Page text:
Without a functioning state party that candidates and committees such as the National Republican Senatorial Committee and National Republican Congressional Committee can work with, Republican campaigns in Michigan might have to pay more to broadcast their message to voters, giving Democrats a distinct advantage in 2024 contests up and down the ballot. 

Along with new organizations that could soon be up and running, cue the long list of existing conservative outside groups poised to bridge the gap,: the Michigan chapter of American for Prosperity, affiliated with the Koch network of political groups; Michigan Rising Action, dedicated to opposition research and candidate tracking; the Mackinac Center for Public Policy, a think tank; Michigan Freedom Fund and its affiliated political action committee, Michigan Freedom Network, which is associated with the DeVos family; and the House Republican Campaign Committee (HRCC), a Michigan-centric version of the NRCC tasked with winning seats in the state House of Representatives.  

Last fall, Democrats won a razor thin 56-54 majority in the state House; and with no state Senate seats up for election in 2024, Republicans in Michigan are laser-focused on flipping the chamber. Because doubts about Karamo’s leadership are rampant throughout the party, the HRCC is expecting even more resources than normal to flow into its coffers from donors and activists.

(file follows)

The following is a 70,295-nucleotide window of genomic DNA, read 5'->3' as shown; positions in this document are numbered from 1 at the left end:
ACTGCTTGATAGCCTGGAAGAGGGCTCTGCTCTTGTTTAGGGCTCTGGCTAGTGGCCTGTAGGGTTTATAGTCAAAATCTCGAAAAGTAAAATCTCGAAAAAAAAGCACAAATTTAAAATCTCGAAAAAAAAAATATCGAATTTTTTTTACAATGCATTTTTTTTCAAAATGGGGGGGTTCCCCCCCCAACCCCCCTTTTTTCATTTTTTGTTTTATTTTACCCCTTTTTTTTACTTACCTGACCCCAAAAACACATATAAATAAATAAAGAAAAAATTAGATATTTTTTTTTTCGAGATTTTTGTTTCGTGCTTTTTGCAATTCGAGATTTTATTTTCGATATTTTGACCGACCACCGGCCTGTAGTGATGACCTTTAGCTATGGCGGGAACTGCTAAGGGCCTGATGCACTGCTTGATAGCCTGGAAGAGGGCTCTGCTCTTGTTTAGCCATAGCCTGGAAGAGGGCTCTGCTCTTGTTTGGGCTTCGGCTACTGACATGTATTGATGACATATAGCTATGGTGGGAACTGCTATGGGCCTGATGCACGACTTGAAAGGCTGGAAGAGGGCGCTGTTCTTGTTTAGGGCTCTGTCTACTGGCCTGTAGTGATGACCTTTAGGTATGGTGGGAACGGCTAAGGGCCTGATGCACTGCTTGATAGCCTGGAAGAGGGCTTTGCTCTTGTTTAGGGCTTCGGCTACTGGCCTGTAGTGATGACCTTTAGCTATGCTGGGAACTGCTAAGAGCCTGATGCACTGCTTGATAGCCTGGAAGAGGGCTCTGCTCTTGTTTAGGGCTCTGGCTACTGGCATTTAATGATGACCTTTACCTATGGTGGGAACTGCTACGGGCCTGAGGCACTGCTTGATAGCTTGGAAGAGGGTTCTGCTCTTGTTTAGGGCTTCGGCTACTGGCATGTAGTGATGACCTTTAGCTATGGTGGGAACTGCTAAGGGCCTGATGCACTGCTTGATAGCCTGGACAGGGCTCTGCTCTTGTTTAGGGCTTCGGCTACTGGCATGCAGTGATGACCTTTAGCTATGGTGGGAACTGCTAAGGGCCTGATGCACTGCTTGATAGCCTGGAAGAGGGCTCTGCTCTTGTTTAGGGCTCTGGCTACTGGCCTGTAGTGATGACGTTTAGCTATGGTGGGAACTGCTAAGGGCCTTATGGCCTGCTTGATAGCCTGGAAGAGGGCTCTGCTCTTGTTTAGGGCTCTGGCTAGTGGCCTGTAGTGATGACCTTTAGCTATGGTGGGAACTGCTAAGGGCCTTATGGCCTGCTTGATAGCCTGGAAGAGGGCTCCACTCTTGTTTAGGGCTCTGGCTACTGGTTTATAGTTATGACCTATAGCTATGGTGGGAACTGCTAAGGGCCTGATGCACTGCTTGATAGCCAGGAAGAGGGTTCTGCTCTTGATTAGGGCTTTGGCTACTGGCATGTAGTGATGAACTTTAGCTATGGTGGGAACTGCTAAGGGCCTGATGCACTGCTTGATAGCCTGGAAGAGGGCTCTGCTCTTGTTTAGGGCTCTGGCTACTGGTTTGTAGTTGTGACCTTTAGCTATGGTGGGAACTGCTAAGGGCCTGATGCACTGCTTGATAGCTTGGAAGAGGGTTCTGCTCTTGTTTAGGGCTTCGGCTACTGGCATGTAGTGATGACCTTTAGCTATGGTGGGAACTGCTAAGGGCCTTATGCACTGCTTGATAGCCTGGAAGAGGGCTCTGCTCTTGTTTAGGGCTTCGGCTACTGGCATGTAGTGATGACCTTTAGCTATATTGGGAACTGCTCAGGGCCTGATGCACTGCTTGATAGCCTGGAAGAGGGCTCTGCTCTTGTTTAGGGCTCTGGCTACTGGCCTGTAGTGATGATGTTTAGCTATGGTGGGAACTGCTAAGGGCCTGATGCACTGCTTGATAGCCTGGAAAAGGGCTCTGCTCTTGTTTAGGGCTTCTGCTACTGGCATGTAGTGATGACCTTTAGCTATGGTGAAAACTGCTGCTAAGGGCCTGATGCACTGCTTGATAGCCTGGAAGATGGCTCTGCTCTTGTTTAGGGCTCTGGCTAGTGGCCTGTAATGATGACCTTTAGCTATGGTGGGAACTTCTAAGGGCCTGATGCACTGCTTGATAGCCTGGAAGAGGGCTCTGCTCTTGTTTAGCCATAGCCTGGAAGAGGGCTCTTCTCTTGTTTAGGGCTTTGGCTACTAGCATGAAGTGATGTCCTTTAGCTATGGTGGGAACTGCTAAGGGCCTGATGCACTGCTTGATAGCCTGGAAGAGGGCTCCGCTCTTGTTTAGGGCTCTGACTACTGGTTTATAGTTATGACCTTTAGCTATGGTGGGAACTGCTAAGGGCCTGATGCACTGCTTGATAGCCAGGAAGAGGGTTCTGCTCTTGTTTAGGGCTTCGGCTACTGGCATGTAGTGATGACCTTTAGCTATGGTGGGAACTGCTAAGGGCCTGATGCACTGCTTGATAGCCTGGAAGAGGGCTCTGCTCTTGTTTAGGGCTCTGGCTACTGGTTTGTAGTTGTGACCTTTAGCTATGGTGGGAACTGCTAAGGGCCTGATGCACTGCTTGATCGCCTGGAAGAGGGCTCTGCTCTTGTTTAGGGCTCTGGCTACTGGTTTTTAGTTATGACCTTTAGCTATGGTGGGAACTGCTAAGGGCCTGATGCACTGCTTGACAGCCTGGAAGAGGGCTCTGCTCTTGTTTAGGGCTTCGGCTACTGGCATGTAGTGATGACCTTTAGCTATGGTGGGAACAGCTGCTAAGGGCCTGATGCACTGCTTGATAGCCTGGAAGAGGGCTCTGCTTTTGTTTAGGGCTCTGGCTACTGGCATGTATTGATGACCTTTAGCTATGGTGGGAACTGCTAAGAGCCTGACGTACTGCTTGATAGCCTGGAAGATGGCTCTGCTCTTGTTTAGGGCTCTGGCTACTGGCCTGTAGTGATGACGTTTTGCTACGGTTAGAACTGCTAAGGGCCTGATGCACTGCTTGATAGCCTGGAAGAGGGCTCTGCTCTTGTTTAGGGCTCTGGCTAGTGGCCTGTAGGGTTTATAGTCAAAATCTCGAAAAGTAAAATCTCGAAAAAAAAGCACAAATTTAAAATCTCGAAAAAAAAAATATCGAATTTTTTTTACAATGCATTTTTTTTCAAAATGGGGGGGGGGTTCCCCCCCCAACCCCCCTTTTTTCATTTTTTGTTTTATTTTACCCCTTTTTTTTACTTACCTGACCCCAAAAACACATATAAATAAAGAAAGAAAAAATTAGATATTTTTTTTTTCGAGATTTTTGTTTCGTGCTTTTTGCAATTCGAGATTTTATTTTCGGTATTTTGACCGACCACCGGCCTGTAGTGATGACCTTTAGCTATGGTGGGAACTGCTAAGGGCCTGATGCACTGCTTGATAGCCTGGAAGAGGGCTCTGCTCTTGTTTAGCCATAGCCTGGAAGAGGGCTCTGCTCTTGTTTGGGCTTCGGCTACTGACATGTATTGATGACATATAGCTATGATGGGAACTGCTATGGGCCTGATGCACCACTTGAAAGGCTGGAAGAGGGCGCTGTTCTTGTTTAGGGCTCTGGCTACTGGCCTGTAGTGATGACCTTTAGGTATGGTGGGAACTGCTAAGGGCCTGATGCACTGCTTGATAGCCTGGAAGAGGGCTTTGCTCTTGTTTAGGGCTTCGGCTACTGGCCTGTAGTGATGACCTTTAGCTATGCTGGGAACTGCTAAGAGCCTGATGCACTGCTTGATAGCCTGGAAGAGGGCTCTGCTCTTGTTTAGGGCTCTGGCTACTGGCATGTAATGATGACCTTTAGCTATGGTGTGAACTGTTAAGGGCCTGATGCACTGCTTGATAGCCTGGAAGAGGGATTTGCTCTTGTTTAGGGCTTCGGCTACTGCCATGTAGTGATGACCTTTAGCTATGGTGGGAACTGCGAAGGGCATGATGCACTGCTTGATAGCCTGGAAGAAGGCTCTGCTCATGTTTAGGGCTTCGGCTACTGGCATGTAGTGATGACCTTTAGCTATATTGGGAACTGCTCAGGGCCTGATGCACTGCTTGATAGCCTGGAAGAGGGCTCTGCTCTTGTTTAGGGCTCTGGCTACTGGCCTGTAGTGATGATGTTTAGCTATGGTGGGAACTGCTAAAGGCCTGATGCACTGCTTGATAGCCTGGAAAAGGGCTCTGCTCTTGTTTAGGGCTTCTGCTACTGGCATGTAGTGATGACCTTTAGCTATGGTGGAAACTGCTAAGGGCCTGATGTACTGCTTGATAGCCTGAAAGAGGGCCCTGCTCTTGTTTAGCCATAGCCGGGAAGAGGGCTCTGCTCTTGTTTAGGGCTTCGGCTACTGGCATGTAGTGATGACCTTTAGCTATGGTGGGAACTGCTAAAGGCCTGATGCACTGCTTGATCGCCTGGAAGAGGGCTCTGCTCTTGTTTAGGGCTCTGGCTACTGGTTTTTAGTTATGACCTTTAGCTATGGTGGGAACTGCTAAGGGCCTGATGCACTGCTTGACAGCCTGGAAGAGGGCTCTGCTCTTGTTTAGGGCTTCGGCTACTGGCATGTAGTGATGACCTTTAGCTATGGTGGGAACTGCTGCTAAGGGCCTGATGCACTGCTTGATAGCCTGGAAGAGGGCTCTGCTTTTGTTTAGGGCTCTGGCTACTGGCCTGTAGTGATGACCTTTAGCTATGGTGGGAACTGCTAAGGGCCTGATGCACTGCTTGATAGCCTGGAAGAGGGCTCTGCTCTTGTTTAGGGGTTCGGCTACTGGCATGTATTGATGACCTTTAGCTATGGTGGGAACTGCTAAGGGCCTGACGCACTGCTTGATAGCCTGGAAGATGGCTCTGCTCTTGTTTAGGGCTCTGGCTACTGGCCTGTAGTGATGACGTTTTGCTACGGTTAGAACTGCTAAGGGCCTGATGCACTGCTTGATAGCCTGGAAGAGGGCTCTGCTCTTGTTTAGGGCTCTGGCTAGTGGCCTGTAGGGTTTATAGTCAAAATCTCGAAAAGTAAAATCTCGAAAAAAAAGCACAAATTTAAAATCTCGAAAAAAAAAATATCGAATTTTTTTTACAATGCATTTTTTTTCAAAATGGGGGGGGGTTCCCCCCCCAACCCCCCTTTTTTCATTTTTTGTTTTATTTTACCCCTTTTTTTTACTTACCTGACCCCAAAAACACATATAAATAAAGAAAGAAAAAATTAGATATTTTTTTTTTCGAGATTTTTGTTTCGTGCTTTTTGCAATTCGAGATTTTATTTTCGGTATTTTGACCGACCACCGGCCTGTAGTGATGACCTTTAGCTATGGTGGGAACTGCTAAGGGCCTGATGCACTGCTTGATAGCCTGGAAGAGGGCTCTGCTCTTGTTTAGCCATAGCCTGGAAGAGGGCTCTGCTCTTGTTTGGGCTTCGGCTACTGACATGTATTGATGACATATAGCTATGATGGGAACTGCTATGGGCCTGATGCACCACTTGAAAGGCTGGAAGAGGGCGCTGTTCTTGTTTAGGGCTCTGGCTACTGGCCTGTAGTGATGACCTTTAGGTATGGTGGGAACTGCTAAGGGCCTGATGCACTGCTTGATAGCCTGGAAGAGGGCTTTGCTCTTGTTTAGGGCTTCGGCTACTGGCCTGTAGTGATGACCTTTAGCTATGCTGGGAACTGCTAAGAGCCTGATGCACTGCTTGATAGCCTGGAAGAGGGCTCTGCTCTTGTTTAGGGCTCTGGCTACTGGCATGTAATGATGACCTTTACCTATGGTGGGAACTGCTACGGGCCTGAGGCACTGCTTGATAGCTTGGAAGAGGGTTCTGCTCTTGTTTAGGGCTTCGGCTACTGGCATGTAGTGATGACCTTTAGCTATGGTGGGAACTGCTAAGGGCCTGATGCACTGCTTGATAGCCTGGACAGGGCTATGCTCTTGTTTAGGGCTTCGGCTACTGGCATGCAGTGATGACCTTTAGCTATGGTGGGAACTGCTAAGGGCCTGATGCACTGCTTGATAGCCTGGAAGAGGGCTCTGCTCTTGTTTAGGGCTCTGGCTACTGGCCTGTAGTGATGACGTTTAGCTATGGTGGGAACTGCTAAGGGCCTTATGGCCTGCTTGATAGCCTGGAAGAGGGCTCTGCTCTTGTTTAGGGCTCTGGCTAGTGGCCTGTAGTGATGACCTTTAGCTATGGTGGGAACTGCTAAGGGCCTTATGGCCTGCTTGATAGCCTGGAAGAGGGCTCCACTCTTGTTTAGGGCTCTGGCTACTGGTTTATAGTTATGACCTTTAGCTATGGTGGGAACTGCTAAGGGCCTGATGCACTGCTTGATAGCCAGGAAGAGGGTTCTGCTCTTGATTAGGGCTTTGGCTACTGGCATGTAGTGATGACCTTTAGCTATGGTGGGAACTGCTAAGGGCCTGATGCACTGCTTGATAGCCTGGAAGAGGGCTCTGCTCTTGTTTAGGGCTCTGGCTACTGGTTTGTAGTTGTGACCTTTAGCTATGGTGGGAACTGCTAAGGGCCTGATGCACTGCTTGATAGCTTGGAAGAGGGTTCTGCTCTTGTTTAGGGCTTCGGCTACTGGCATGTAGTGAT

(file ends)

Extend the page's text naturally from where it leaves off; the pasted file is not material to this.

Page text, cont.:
“It’s safe to assume money to support House Republicans as we work to get back to the majority will not flow through the Michigan GOP,” a knowledgeable party insider in the state capital said. 

And if these new consortiums that pop up fail to adequately pick up the slack, Michigan Republicans hope the Republican National Committee will step in. 

RNC Chairwoman Ronna McDaniel likely won’t need prodding. Recently reelected to her fourth term atop the RNC, McDaniel hails from Michigan and led the state GOP in the 2016 election cycle before Trump tapped her to run the national party. In an interview Sunday on CNN, McDaniel did not express an opinion of Karamo but suggested she’s prepared to do whatever is necessary to ensure Republicans keep pace with the Democrats in next year’s elections.

“I don’t know her very well and I wasn’t at this recent convention, so the delegates chose Kristina,” McDaniel said. “But I’m committed to Michigan. It’s my state.”